Although these sites come with their fair share of chaotic tourism, they do so for good reason. When you stroll up to Angkor Wat, Machu Picchu, the Mayan temples of Tikal, or the Great Wall of China it suddenly doesn’t matter that you’re drenched in sweat or surrounded by loads of people. Experiencing something otherworldly makes daily life a little more bearable. Some historical landmarks that we consider worthy of your bucket list include Bagan, St. Peter’s Basilica, the Terracotta Army, the Great Pyramids of Giza, and Petra.
For many of us, seeing isn’t believing — doing is believing. There’s something to be said for seeing sites from a distance, but getting in the thick of the action is a whole different ball game. Undertake some adventures to get your heart rate pounding, bring a new meaning to “fear of heights,” be face-to-face with an animal 10 times your size. These are the moments we feel truly present; when the only thing that matters is right here, right now.
Some bucket list ideas to tingle your adventure senses include skydiving in Interlaken, shark-diving in South Africa, whitewater rafting in Colorado, climbing Mt. Kilimanjaro, wine tasting in California, and wildlife touring in Kenya.
Cities are perhaps the largest pillars of modern society. Where humans have congregated to erect massive metropolises and cultural hubs are interesting destinations, certainly worthy of a few spots on your bucket list. Talking toilets and microsized pod hotels in Tokyo? Bollywood culture in Mumbai? The east-meets-west character of Istanbul? The fairytale that is St. Petersburg? Amsterdam…for just being Amsterdam? And have you seen the things walking the strip in Las Vegas?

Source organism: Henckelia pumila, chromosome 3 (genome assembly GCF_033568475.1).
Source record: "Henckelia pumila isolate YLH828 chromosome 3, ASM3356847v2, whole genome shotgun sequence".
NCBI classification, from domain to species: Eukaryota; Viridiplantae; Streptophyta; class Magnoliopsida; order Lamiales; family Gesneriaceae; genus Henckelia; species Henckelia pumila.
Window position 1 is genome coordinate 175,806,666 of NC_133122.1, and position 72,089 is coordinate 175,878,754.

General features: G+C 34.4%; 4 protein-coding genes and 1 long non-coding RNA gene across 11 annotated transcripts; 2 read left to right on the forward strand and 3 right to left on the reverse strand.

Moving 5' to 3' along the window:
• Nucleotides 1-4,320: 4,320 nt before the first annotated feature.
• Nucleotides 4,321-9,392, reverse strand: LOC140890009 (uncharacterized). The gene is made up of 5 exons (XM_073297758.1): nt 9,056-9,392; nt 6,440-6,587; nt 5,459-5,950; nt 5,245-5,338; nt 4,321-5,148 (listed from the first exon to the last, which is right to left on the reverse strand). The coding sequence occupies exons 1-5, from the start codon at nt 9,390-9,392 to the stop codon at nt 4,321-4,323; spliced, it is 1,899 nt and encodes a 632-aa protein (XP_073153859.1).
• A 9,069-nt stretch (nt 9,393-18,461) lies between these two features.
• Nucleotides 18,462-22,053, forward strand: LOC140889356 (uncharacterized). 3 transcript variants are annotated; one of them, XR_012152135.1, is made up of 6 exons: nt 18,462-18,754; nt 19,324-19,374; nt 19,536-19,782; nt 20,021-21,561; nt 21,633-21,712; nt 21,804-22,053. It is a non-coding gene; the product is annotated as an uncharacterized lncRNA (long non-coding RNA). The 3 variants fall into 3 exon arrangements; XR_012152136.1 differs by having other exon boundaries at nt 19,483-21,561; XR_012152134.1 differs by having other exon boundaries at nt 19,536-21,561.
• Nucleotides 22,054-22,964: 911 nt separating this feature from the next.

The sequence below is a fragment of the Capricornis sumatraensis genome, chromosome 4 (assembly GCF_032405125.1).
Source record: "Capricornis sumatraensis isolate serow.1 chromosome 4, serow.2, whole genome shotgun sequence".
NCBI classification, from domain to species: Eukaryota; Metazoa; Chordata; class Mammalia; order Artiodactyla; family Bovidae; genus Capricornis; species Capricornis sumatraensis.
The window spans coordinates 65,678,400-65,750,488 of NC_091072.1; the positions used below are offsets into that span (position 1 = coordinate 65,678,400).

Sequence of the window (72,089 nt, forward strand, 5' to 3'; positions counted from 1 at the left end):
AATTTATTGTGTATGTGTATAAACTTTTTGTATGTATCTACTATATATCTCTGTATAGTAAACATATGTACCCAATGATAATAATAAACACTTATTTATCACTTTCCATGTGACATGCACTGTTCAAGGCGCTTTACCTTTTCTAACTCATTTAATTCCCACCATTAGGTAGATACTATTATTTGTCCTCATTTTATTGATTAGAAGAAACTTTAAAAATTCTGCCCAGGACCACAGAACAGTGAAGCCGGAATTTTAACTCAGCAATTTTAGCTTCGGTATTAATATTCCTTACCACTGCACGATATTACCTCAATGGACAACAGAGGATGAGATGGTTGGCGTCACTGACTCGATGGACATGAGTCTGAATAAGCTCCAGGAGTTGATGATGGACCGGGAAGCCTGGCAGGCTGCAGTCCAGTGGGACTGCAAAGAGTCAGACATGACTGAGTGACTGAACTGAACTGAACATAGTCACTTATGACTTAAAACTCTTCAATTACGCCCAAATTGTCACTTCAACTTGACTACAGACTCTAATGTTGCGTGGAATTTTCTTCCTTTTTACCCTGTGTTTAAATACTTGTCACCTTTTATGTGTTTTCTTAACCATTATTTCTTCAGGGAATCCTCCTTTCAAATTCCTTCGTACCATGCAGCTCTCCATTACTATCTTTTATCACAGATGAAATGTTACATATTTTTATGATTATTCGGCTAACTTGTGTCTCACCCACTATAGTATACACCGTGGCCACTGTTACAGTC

If you’re lucky enough to be traveling around on a world-wide bucket list tour, chances are you’ll be navigating through some major modern metropolises. Even if you’re more of a backcountry soul, we strongly recommend spending some time beneath the bright lights. Popular cities to visit include Shanghai, Lagos, San Francisco, York City, Stockholm, Vancouver, Medellín, and Cape Town.
Let’s talk about your comfort zone. If there’s one reason to travel, it’s to confront your boundaries, and to extend them. The more you learn about and experience different cultures, the more you grow as an individual. Dedicate a section of your bucket list to experiences that are inherently ‘other’, that somehow make you feel simultaneously connected and wildly out of place.
Sitting in an Incan sweat lodge, exploring the floating markets of Bangkok, raging in New Orleans’ Mardis Gras and Rio de Janeiro’s Carnival, crossing the streets in Ho Chi Minh, praying in Jerusalem, submerging in the Ganges river on the banks of Varanasi, going to a K-pop show in Seoul. These experiences may not scream “bucket list” but they can be the most moving adventures. Moreover, they’ll ensure that your bucket list is anything but boring.